Israeli police have arrested a sixth man suspected of conspiring to kill Yitzhak Rabin. Michael Epstein was detained as a result of the interrogation of Yigal Amir, the young religious student who murdered the Prime Minister last Saturday.
It remains unclear whether the assassination was the result of a plot, as Moshe Shahal, the Police Minister, claims, or the act of one man with the prior knowledge, but not assistance, of others.
Police said Mr Epstein, 23, was a resident of the Tel Aviv suburb of Ramat Gan and a friend of Rabin's confessed killer.
Amir said he acted alone but police later arrested five other right- wing religious Jews. They also uncovered an arms and ammunition stockpile at the home of Amir's family. Police say Mr Epstein, like the other suspects, knew of Amir's intention to kill the Prime Minister but did nothing to stop him. Mr Epstein is also accused of organising with others to attack Arabs.
Amir's brother, Hagai, arrested two days after the assassination, is accused of preparing the hollow-nosed bullets used in the shooting.
Mr Shahal said the investigation had uncovered at least three previous attempts on Rabin's life but did not say by whom.
A telling sign of the political impact of the assassination has been the relative lack of opposition to the first visit to Israel by the PLO chairman, Yasser Arafat. He arrived at the home of Leah Rabin in Tel Aviv late on Thursday to offer his condolences for the death of her husband.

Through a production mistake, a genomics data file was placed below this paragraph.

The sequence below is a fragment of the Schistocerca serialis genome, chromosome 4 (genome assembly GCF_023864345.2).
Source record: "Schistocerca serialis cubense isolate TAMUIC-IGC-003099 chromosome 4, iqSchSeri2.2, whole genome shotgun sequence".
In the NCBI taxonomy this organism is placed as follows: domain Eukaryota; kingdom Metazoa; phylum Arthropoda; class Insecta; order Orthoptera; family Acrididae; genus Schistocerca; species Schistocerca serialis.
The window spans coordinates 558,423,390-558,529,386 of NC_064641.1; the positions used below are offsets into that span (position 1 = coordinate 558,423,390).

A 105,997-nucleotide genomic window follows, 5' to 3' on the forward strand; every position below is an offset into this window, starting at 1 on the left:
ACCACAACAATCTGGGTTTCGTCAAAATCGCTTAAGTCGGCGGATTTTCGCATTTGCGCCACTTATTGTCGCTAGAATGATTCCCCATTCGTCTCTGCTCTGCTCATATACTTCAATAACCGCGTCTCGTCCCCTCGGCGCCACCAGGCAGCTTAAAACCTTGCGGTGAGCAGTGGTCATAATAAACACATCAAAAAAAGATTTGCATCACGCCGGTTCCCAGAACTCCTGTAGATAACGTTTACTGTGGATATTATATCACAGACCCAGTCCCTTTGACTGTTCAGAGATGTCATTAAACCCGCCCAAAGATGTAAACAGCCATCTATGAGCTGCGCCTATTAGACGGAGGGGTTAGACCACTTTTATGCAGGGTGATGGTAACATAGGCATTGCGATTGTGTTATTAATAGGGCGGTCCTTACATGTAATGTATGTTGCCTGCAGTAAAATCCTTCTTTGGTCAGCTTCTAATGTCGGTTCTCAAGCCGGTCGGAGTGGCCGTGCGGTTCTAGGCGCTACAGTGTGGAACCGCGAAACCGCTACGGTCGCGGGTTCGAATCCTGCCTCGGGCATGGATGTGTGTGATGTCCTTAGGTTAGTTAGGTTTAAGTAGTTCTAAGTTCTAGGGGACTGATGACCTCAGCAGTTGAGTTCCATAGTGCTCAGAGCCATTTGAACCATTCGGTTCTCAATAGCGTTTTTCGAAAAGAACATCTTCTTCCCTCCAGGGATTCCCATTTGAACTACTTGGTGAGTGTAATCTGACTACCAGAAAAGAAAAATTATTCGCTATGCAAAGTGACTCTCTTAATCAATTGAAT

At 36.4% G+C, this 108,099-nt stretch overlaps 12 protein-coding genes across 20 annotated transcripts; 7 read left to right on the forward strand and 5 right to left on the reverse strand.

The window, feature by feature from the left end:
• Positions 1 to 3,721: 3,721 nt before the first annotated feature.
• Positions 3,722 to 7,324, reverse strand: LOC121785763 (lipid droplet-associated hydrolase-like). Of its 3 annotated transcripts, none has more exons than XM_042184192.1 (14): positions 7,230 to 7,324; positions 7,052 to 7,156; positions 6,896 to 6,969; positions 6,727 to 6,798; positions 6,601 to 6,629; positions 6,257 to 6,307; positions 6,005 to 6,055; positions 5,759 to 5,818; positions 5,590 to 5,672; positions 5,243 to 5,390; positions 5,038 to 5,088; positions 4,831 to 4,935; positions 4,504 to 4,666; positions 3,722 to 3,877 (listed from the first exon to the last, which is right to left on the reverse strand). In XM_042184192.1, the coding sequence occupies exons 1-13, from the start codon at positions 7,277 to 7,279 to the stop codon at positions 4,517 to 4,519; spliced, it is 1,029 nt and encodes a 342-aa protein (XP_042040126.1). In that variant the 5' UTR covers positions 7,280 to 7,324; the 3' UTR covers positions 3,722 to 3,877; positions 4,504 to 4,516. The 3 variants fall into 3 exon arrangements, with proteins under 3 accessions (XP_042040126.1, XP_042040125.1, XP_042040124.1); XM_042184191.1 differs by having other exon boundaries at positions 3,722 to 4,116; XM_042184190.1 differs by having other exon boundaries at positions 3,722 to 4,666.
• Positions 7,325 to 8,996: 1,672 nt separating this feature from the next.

Mr Arafat called Rabin "a hero of peace" and said he had lost a personal friend. Mrs Rabin responded that her husband considered Mr Arafat "a full partner in peace" and wished him success in Palestinian-Israeli negotiations. Mr Arafat said it was on the advice of Israeli security that he had stayed away from the funeral.
The government press office director, Uri Dromi, said Mr Arafat's visit symbolised "what Yitzhak Rabin lived and died for - to make peace between Israelis and Palestinians.
"The meaning of peace is that instead of treating your neighbour as an enemy, you treat him as just a human being. When something terrible happens to him, you just go to his family and pay condolences. This is exactly what Yasser Arafat did," Mr Dromi told Reuters.
Binyamin Netanyahu, the leader of the right-wing Likud opposition, responded quietly to the Arafat visit, against which he would certainly have protested vigorously a week ago. "I think a bereavement meeting is understandable," he said. Mr Netanyahu is still trying to live down Mrs Rabin's accusations earlier this week that he was responsible for the climate of violence which contributed to her husband's death.